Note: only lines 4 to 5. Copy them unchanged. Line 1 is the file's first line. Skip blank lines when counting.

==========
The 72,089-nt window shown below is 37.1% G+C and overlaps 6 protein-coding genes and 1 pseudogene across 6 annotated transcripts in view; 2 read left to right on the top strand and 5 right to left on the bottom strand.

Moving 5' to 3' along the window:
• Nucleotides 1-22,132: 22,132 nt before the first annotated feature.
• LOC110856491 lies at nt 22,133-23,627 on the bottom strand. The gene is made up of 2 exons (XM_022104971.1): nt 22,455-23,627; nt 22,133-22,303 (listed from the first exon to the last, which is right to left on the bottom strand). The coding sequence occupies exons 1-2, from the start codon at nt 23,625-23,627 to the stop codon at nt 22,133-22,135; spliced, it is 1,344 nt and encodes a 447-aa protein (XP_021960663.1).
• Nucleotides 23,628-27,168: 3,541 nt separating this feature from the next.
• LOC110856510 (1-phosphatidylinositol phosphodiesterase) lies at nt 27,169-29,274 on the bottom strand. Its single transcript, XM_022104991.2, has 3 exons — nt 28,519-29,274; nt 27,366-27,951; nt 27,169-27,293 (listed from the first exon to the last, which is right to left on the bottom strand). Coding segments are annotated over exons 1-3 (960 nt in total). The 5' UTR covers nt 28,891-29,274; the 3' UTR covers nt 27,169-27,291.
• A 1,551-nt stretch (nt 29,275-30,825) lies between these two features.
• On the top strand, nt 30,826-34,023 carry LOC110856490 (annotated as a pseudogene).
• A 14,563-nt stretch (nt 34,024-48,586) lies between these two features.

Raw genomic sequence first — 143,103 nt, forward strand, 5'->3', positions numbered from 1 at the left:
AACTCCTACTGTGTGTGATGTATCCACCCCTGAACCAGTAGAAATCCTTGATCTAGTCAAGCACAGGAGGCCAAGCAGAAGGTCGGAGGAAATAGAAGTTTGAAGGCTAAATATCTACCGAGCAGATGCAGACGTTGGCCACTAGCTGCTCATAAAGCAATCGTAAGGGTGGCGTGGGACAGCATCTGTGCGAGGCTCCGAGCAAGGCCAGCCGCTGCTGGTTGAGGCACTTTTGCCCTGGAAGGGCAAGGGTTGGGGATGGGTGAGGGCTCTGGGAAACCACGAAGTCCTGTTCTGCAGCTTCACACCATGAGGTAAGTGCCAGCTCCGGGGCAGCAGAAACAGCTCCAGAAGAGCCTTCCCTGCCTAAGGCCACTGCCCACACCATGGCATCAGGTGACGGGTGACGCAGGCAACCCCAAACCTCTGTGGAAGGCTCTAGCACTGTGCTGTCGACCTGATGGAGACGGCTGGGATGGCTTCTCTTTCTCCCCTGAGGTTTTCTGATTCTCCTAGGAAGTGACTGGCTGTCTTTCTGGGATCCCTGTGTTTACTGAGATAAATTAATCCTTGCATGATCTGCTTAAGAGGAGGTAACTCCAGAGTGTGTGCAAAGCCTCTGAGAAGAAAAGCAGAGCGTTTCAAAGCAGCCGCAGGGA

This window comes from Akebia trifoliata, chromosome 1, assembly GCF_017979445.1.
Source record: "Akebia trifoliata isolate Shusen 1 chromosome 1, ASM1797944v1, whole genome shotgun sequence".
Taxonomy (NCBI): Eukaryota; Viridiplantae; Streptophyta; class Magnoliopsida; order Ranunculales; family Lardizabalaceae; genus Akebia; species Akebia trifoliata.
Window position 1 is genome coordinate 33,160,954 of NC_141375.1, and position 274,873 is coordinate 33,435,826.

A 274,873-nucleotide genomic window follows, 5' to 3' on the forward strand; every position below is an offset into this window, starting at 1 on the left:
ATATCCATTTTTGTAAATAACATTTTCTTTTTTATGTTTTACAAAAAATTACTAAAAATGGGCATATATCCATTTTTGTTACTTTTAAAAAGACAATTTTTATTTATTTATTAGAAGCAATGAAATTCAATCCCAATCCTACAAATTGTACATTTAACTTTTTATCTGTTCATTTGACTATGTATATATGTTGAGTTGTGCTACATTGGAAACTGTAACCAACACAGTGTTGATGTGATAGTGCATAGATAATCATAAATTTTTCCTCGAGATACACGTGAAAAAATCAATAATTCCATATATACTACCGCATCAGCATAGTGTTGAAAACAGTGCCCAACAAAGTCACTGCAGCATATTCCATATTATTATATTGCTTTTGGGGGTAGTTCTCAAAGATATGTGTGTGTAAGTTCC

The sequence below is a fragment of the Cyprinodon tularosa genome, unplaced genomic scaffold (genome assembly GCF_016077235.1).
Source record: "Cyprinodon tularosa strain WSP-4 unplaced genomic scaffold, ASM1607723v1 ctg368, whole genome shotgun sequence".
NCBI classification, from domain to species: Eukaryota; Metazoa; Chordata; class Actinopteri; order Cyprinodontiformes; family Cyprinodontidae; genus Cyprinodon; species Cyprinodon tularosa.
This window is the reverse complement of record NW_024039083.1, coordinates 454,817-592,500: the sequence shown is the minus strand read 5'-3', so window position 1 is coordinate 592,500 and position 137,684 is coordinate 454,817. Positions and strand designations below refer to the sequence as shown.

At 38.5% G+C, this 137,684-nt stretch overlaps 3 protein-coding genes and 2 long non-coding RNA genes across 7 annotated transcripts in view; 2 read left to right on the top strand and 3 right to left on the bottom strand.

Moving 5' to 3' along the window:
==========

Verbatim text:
• LOC110856491 lies at nt 22,133-23,627 on the bottom strand. The gene is made up of 2 exons (XM_022104971.1): nt 22,455-23,627; nt 22,133-22,303 (listed from the first exon to the last, which is right to left on the bottom strand). The coding sequence occupies exons 1-2, from the start codon at nt 23,625-23,627 to the stop codon at nt 22,133-22,135; spliced, it is 1,344 nt and encodes a 447-aa protein (XP_021960663.1).
• Nucleotides 23,628-27,168: 3,541 nt separating this feature from the next.